Potter Park announces birth of critically endangered animal
The zoo has announced its first birth of the season!
LANSING, Mich. (WILX) - On Tuesday, March 8, a female eastern bongo calf was born at Lansing’s Potter Park Zoo, the first bongo born at the zoo since 2014, and the fourth in the zoo’s history.
“It’s been eight years since the zoo welcomed an eastern bongo calf. This is an exciting occasion for the entire staff,” said Animal Care Supervisor Pat Fountain. “We are proud to contribute to this rare population and hope zoo visitors will enjoy watching the bongo family this spring.”
Other Potter Park births: Potter Park Zoo announces birth of two endangered tamarins
Bongos, one of the largest members of the antelope family, stand up for four feet tall at their shoulders and can be over eight feet in length. Their large, outward-facing ears show their adaptation for superior hearing, something necessary in their thick forest habitat where sight can be limited.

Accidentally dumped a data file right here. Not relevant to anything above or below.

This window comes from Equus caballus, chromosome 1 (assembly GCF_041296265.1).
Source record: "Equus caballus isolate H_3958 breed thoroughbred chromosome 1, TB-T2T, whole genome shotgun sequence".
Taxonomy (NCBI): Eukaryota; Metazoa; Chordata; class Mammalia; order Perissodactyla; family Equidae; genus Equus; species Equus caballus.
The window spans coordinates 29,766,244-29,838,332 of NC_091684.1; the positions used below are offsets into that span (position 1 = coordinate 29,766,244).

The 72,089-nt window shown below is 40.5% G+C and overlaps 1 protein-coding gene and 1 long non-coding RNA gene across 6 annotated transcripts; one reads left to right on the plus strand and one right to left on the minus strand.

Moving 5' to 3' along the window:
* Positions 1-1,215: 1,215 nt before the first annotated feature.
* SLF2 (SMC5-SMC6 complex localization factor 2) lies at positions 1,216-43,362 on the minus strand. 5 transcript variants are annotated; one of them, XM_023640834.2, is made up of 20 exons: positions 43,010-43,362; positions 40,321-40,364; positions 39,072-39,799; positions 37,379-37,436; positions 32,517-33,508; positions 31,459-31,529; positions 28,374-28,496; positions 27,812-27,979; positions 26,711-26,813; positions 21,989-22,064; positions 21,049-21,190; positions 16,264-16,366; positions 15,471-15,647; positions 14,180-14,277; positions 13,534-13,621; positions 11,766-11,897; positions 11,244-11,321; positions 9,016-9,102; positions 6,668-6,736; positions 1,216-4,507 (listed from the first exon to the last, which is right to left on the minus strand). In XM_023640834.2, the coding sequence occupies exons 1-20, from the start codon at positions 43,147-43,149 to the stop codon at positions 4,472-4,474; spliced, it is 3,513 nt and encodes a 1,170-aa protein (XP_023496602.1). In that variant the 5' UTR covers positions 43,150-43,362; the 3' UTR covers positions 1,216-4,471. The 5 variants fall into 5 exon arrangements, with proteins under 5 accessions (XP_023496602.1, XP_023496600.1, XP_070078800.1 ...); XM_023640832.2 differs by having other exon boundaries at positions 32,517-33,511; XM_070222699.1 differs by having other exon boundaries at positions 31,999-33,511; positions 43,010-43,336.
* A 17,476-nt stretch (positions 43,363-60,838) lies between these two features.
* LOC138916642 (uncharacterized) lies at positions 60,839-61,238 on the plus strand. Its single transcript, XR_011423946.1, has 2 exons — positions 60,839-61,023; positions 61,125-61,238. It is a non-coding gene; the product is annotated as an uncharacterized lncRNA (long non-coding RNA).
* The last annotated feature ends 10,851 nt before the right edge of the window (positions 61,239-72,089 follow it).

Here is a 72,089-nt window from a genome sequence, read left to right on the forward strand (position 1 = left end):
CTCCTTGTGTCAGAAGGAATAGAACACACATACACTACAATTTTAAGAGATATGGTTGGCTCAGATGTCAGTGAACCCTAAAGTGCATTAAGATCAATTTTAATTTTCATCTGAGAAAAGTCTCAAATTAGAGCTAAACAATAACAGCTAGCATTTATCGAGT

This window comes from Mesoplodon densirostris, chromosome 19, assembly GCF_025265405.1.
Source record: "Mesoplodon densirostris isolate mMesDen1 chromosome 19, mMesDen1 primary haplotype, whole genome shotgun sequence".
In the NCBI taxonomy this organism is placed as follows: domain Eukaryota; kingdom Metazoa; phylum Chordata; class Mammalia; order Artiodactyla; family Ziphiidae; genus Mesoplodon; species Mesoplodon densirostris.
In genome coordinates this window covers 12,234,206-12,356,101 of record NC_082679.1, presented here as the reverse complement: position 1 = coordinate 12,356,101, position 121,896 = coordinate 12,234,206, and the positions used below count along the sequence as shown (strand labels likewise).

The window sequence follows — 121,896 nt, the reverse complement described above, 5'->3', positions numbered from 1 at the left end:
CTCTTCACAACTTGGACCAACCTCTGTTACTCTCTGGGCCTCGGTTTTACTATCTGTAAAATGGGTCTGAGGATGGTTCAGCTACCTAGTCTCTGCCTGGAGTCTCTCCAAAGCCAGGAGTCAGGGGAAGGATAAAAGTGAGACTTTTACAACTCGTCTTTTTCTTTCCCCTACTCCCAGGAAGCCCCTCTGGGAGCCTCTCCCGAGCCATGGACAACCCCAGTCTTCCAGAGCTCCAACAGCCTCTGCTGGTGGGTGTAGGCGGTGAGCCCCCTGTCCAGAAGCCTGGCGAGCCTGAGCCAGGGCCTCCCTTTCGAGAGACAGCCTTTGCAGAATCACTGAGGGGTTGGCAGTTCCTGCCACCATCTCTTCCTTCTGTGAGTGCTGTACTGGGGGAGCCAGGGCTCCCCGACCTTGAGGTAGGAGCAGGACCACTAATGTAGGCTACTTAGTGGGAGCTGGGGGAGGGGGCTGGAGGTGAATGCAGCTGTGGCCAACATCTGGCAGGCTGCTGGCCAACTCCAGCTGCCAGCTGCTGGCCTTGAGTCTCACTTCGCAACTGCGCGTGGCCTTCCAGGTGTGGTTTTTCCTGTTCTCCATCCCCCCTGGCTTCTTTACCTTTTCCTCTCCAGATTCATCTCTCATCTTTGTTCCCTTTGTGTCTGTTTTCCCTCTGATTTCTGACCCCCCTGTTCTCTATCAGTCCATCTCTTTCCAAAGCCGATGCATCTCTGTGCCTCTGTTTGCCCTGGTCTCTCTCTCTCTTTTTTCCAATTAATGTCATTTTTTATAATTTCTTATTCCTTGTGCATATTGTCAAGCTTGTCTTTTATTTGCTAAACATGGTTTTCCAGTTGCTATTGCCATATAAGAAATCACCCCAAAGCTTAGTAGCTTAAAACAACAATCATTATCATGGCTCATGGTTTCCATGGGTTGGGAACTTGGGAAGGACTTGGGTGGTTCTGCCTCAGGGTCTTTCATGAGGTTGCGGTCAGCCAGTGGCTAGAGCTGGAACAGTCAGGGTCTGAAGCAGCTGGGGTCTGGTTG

Both male and female bongos grow long, spiraling horns, an uncommon occurrence in most of the antelope species where horns are typically exclusive to males. The yet-to-be-named calf’s horns won’t start growing for a few months still.
“With such a precarious situation for this species in the wild, the importance of captive breeding populations to help keep this species from going extinct is increasing and we are excited that Potter Park can contribute to this effort,” said Potter Park Zoo’s Director of Animal Health Dr. Ronan Eustace.
For the time being, the calf is indoors with her mother, Uzuri. Animal care staff say the calf appears healthy and is gaining weight. First-time mother Uzuri is showing to be an excellent mother.
- The newborn calf’s parents, Maverick and Uzuri, were paired as part of the Association of Zoos and Aquariums (AZA) Species Survival Plan.
- Approximately 300 eastern bongos reside in AZA zoos in the US.
- The species’ habitat is the remote mountain territory of central Kenya.
- Only around 100 eastern bongos are believed to remain in the wild, as their ornate horns and vivid coat make them a target for hunters and poachers.
Copyright 2022 WILX. All rights reserved.
Subscribe to our News 10 newsletter and receive the latest local news and weather straight to your email every morning.